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Opening Battle of American Civil War

By Edited Dec 16, 2015 0 0


The Civil War

In 1861 war broke out between the Southern States and the Union. The Southern States attempted to secede from the American state and the result was 4 long year of fighting, which ultimately led to the Confederate forces being crushed.

Initially the war went in favor of the Confederates and gave them hope that they will succeed in their aim. But these were flashes in the pan and once the Union forces had fully mobilized, there was no option, but a defeat for them. At the beginning of the war a small battle at Barbourville in Kentucky gave great heart to the Confederates
The Significance of the Battle at Barbourville

The Battle at Barbourville is of some material significance. In terms of numbers and strength of the forces employed it will not rank as a great battle. Maybe, one could even classify it as a skirmish. But it was one of the opening engagements of the war and gave great heart to the Confederate forces. The battle fought in Kentucky was a decisive Confederate victory. Now we can see in hindsight that this victory was important, but it raised false hopes and over all the Southern Generals failed to take further advantage of this victory.

The  general staff had received important information about the training activities of the Union army. The information which was analyzed showed that the union army was organizing and training recruits for  induction into the Union army. This training area was supposed to be located at Camp Andrew Johnson near Barbourville.

The Confederate general staff thus decided to assault Camp Andrew Johnson. It was a correct military decision and was to pay rich dividends to them in terms of morale.

Strength of Confederate Army

The commander of the  force was Brig. General Felix Zollicoffer. He had about 5400 troops at his disposal. General Zollicoffer studied the topography of the area and concluded that first he would destroy the training camp and secondly relieve pressure on the army commanded by Albert Johnston. It was an excellent idea and Zollicoffer started his campaign in earnest

The Attack on 19th September.

On 19th September with heavy fog enveloping the area Brig. General Felix ordered the assault. With fog as a cover the Commanding General initially allocated 800 troops for this attack. However, a fact not known to General Felix Zollicoffer and his commanders was that the Unionists had transferred all the recruits to Camp Dick Robinson. This was a place where the Union army was in greater strength.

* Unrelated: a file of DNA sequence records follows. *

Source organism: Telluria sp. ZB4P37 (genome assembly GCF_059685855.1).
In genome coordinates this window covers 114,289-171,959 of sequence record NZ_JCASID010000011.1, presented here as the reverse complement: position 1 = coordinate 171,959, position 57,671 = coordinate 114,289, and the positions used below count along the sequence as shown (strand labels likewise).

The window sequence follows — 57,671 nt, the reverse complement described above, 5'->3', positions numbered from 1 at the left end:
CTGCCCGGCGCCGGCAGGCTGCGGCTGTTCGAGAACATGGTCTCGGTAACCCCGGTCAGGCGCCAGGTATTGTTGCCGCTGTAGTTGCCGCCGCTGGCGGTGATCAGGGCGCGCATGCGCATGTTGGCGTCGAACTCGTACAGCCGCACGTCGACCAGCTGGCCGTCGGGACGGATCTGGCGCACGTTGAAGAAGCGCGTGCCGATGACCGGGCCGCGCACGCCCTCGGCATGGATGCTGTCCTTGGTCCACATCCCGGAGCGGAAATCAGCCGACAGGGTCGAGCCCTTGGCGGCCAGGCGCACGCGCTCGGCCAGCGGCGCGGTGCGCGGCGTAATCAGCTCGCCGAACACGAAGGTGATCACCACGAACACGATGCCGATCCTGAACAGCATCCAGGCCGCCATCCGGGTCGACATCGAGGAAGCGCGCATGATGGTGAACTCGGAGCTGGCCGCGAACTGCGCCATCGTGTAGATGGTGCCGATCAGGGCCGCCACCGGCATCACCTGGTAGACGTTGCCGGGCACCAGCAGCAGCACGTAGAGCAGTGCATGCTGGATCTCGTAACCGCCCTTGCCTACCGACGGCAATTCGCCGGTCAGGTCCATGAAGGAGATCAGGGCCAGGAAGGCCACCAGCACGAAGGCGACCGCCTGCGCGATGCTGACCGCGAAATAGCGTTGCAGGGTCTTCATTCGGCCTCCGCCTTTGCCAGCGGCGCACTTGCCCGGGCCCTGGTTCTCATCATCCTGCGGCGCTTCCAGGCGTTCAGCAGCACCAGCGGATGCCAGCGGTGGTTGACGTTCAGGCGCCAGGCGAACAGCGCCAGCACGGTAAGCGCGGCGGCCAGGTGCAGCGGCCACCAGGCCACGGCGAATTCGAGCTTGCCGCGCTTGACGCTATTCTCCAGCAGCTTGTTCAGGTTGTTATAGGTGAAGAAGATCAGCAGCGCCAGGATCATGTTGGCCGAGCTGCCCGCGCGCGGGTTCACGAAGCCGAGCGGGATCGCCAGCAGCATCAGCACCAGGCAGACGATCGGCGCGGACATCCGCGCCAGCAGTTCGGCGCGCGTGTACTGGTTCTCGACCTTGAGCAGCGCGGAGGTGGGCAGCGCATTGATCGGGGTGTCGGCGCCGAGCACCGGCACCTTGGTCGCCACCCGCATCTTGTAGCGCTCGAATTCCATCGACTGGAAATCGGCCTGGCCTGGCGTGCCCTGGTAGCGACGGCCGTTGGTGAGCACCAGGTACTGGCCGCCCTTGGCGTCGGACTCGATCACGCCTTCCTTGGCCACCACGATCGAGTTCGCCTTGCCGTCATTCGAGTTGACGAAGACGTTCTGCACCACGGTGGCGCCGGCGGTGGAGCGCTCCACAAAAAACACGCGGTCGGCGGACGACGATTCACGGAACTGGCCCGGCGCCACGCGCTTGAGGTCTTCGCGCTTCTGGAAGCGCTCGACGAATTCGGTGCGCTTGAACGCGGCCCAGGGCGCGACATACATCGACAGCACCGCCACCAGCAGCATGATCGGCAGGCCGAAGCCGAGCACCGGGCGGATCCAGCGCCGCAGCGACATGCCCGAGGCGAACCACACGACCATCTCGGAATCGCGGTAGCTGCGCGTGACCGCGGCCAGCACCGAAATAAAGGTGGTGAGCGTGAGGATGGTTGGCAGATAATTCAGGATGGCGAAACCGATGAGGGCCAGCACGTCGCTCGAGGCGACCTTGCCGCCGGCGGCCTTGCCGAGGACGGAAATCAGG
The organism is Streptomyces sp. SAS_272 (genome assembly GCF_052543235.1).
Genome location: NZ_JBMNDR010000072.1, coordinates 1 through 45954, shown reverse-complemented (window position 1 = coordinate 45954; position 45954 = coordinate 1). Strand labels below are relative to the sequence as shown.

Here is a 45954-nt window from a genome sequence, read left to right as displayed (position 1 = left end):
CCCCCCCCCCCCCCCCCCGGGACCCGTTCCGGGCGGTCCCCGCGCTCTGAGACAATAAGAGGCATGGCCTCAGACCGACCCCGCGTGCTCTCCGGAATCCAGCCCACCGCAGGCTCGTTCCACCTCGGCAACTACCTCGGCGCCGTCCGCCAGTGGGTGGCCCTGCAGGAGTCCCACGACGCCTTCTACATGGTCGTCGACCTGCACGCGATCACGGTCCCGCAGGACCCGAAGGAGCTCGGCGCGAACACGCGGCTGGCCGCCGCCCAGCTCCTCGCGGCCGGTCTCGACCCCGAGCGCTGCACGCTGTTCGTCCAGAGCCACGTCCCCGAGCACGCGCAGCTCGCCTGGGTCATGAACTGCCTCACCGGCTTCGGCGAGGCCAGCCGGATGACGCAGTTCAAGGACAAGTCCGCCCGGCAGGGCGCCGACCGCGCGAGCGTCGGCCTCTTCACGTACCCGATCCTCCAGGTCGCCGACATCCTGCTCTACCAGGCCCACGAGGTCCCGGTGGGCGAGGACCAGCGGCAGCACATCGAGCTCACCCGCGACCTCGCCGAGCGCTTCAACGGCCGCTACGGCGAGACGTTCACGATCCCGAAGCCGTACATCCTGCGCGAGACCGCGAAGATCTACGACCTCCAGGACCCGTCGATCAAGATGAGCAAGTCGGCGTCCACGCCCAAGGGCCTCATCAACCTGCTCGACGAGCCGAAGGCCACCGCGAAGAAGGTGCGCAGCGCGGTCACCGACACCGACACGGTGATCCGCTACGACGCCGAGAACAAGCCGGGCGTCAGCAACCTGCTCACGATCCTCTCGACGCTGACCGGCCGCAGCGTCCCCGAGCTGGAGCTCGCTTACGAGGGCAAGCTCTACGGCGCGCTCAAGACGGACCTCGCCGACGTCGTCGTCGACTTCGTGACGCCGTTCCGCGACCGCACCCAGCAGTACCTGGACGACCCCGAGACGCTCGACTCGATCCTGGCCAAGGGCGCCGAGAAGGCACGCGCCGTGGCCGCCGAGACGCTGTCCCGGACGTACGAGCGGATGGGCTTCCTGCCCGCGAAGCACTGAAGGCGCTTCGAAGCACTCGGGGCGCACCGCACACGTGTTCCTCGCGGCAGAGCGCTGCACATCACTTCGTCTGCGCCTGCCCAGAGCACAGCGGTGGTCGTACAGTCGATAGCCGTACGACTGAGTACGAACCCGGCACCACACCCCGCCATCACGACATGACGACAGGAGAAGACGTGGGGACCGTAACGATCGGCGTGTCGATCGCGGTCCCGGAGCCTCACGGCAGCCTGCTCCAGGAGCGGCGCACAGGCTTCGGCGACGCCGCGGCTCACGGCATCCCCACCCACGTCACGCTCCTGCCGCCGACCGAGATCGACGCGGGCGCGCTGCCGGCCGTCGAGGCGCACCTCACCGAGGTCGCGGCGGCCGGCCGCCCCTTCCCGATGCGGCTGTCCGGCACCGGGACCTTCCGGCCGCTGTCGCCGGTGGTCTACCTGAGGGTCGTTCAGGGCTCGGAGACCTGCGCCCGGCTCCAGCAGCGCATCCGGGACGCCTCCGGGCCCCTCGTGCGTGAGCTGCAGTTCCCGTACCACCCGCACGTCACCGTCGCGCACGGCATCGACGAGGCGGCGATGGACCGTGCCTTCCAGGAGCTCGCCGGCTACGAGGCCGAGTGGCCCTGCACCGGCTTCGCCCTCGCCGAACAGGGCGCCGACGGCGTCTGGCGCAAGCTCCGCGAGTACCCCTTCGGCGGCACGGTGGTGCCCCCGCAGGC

Colonel Joel A Battle the commander of the Confederate force advanced in the fog. He was surprised that no regular forces were in contact and all he faced was some 300 home guards under Captain Isaac Black. They fought bravely and also destroyed an approach bridge, but could not stop the advance.

Clausewitz theory of concentration of force and superior numbers carried the day. The home guards were outnumbered and despite good leadership from Captain Black, they broke ranks and fled from the battlefield.

The camp was  over run and the Confederates were the clear winners. They were able to capture a large measure of arms and ammunition and destroyed the buildings. But as the bulk of the recruits were not there the victory was not a decisive one.


Overall the causalities’ were light .The Home Guards reported 1 dead, 1 wounded and 13 captured, while the Confederate force being on the offensive lost 7 dead. The quantum of the casualties points to the fact that this was not a great battle and was perhaps just a skirmish.

The battle was over in a short time and the Confederates occupied the battle arena. But the significance of this battle is not in terms of soldiers killed or wounded, but the effect on the morale of the South. It was a great start to their military campaign and gave them hope that they could beat the Union army.



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